What is our expectation of equipment history? As one of the foundational elements of maintenance management, it should include all the maintenance activities for a specific asset. Equipment history is essential for refining the preventive and predictive maintenance program. Reliability engineering relies upon it for evaluating and analyzing current conditions in order to direct necessary improvements. Equipment history should capture the magnitude and nature of repairs for specific assets. The environment, application and usage at the installed location are normally the primary reasons for high maintenance costs.
What has contributed to the deterioration of equipment history quality when the expectation is so clear and hasn’t changed from the old fat files? Many factors have contributed to this situation:
- Inadequately implemented equipment hierarchy in the CMMS/EAM
- A lack of defined processes for completing work orders to capture actual work performed
- A lack of established coding in the CMMS/EAM to accommodate capturing the information for analysis
- Inadequate or no training of maintenance personnel on how and where to document their work activities
- Inconsistent leadership that does not hold maintenance personnel accountable for documenting the work performed
If these factors are not addressed, equipment history will continue to lack the level of detail necessary to make educated decisions on how and when to perform proactive maintenance. The maintenance activity has to be collected and transformed into useful and meaningful information that can be analyzed and applied. If this doesn’t happen, the entire maintenance program will deteriorate to reactive maintenance.
Technology has developed many tools in the maintenance arena that assist in the timely and accurate capturing of maintenance data. Mobile hand-held devices are one example. But if the foundational mechanisms and disciplines are not in place to turn data into usable information all the high tech tools are for naught.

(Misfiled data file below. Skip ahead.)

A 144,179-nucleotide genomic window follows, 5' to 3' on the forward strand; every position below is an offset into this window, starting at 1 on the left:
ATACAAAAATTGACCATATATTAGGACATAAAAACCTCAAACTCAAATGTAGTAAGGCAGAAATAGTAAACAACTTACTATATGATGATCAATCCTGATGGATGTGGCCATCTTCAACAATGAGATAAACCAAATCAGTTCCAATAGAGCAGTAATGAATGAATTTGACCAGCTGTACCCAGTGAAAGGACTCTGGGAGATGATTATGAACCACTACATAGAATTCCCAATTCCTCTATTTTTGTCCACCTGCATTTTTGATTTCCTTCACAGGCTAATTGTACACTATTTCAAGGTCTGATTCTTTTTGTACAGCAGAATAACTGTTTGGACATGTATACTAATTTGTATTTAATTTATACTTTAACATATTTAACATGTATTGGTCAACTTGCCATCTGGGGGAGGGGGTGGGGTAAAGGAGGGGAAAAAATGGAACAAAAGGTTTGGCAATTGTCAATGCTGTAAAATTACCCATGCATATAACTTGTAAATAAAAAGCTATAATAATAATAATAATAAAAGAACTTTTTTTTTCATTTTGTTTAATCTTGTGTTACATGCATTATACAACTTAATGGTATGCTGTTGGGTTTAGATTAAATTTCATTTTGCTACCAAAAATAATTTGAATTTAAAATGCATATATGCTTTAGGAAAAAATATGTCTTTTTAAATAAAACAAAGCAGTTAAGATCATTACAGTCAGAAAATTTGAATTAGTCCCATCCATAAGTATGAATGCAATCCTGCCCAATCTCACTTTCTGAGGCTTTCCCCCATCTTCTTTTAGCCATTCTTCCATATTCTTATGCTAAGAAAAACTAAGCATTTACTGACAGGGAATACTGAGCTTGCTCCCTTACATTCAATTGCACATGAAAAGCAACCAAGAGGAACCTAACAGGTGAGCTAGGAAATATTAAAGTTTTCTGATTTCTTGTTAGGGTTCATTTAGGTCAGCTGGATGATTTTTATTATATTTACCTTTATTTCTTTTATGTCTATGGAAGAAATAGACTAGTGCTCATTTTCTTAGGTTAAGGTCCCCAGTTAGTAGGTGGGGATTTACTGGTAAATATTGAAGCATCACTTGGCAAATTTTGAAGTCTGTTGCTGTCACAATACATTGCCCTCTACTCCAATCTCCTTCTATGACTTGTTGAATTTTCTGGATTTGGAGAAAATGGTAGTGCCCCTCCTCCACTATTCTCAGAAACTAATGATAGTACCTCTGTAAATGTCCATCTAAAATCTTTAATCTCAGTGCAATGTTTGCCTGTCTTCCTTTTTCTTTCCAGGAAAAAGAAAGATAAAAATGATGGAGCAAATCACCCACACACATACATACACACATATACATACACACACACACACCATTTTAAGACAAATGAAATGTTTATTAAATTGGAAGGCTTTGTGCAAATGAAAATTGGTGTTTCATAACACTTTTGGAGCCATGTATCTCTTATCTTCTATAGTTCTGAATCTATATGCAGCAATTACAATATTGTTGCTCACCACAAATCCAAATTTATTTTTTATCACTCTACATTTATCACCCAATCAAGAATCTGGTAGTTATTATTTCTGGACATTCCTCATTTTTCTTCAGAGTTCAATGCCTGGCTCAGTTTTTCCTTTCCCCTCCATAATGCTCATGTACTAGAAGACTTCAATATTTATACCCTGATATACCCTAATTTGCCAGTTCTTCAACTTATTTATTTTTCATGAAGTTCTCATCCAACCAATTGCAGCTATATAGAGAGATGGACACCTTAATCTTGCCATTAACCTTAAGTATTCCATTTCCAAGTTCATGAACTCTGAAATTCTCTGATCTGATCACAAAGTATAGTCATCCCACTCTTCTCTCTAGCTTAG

Change must occur to transform the current trend of equipment history inaccuracy to a data base that is trustworthy to make educated decisions. Reliability engineers will then have reliable information to analyze and make informed recommendations for maintenance activities that will improve the entire operation of the facility. So, what change needs to happen?
- Evaluate the current equipment hierarchy structure. Is it defined sufficiently to allow good history capture and analysis? Take the necessary steps to make it usable.
- Evaluate the configuration of the CMMS/EAM to receive the data being collected. Are the required codes defined for the failure analysis fields? Will the software interface easily with new data-gathering technology?
- Specific Work Management processes need to be developed defining specific steps and who performs each step to document work order completion comments, codes and readings.
- Train all maintenance personnel on how and where to enter the information, then conduct spot checks for accuracy and consistency. Establish the expectation that equipment history documentation is part of performing the maintenance activities and will be accurate.
Changes such as these are often met with resistance. However, when leadership provides clear and open communication explaining the whys and expectations for accuracy of equipment history, understanding and acceptance will follow. Just as we may use a CARFAX® report to provide us with information to make smart decisions in purchasing a car, maintenance groups can have the assurance that their equipment history is accurate and can say “Show me the facts.” Important maintenance decisions can be made with confidence based on accurate data analysis.
CARFAX® is a registered trademark of CARFAX, Inc.
Tim Kister, CMRP, is a well-recognized leader in the field of Planning & Scheduling. A dedicated educator, Tim has facilitated over 100 workshops and seminars focused on maintenance management and planning & scheduling and has co-authored the book, “Maintenance Planning and Scheduling Handbook; Streamlining Your Organization for a Lean Environment.” As Planning & Scheduling Subject Matter Expert for Life Cycle Engineering (LCE), Tim helps clients recognize opportunities for improvement that enable rapid optimization of business processes and long-term sustainability. You can reach Tim at tkister@LCE.com.